Diving into Metaphor
“Juliet is the sun!” Shakespeare famously wrote. And Pound, just as famously, saw the faces at a Metro station as “petals on a wet, black bough.” The magic of metaphor: one thing in terms of another. Metaphor structures our thinking and daily lives. For poets, it’s one of our most powerful tools. Using two chapters from my book Ordinary Genius as a jumping-off point, we’ll read, write, and think together about how metaphor works in our and others’ poems, both as controlling conceit and as local fireworks to create surprise and depth. You’ll need to buy Ordinary Genius if you don’t have it, as it will be a resource for us beyond those two chapters, and there will be lots more material online. We will all try to remember the difference between metonymy and synecdoche, and we’ll have more fun than a barrel of monkeys, or a tornado in a trailer park.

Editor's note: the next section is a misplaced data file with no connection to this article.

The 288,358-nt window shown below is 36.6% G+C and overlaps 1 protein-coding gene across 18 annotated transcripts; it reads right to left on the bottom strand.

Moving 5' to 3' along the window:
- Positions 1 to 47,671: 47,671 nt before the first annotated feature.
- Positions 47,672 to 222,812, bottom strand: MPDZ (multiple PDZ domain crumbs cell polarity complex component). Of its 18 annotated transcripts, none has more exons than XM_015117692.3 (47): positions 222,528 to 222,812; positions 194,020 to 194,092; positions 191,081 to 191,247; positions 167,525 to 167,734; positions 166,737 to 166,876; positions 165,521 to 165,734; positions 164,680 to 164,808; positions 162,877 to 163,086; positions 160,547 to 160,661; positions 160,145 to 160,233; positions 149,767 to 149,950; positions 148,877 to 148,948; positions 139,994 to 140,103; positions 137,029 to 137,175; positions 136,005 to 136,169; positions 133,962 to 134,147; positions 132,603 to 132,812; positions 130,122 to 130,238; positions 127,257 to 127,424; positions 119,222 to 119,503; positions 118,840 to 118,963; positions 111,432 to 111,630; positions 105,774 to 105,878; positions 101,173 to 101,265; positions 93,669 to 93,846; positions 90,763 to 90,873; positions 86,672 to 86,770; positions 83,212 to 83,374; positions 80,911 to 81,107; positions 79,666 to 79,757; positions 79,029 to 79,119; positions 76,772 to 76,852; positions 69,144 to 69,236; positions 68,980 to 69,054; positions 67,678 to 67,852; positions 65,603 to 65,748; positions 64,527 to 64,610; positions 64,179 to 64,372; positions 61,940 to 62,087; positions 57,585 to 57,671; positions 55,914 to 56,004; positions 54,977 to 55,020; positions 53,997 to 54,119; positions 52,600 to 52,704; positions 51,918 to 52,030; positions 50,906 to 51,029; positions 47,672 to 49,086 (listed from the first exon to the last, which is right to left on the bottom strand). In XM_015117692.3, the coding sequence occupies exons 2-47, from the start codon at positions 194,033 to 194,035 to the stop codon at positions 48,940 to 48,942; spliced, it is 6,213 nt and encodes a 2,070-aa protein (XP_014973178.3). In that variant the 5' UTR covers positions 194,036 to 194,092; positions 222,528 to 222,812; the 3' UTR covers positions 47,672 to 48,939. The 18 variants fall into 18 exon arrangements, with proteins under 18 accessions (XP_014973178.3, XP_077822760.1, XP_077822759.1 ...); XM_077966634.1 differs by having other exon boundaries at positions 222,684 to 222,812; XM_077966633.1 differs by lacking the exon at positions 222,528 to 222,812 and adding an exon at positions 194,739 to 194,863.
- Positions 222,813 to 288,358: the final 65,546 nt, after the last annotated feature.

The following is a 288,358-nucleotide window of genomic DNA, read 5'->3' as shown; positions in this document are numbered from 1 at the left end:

Kim Addonizio is the author of eight poetry collections, two novels, two short story collections, and two books on writing poetry: The Poet’s Companion (with Dorianne Laux) and Ordinary Genius: A Guide for the Poet Within. Her latest books are a memoir, Bukowski in a Sundress (Penguin), and a book of poems, Mortal Trash (W.W. Norton). Her work has been recognized with a Guggenheim Fellowship, two NEA Fellowships, two Pushcart Prizes, and other awards, and has been translated into several languages. Her collection Tell Me was a National Book Award Finalist. She has taught at colleges, universities, conferences, and festivals, both in the US and abroad.